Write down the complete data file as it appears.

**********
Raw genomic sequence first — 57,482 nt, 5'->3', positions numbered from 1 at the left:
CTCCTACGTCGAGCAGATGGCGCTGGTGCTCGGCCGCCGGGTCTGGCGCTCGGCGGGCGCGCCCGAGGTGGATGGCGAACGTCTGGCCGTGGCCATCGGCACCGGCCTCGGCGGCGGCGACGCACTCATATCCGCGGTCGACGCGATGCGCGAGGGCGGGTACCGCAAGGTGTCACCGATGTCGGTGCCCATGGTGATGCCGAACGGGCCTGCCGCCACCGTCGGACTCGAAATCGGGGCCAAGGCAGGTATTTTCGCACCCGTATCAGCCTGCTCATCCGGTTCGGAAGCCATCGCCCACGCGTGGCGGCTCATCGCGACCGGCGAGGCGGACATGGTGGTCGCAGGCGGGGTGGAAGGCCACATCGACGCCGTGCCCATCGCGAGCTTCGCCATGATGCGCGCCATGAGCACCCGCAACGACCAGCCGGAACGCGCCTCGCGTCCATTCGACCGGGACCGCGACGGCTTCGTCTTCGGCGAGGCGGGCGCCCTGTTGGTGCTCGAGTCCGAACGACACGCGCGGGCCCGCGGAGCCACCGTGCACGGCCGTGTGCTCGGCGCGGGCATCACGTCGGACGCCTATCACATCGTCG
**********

Raw genomic sequence first — 57,482 nt, 5'->3', positions numbered from 1 at the left:
CTCCTACGTCGAGCAGATGGCGCTGGTGCTCGGCCGCCGGGTCTGGCGCTCGGCGGGCGCGCCCGAGGTGGATGGCGAACGTCTGGCCGTGGCCATCGGCACCGGCCTCGGCGGCGGCGACGCACTCATATCCGCGGTCGACGCGATGCGCGAGGGCGGGTACCGCAAGGTGTCACCGATGTCGGTGCCCATGGTGATGCCGAACGGGCCTGCCGCCACCGTCGGACTCGAAATCGGGGCCAAGGCAGGTATTTTCGCACCCGTATCAGCCTGCTCATCCGGTTCGGAAGCCATCGCCCACGCGTGGCGGCTCATCGCGACCGGCGAGGCGGACATGGTGGTCGCAGGCGGGGTGGAAGGCCACATCGACGCCGTGCCCATCGCGAGCTTCGCCATGATGCGCGCCATGAGCACCCGCAACGACCAGCCGGAACGCGCCTCGCGTCCATTCGACCGGGACCGCGACGGCTTCGTCTTCGGCGAGGCGGGCGCCCTGTTGGTGCTCGAGTCCGAACGACACGCGCGGGCCCGCGGAGCCACCGTGCACGGCCGTGTGCTCGGCGCGGGCATCACGTCGGACGCCTATCACATCGTCG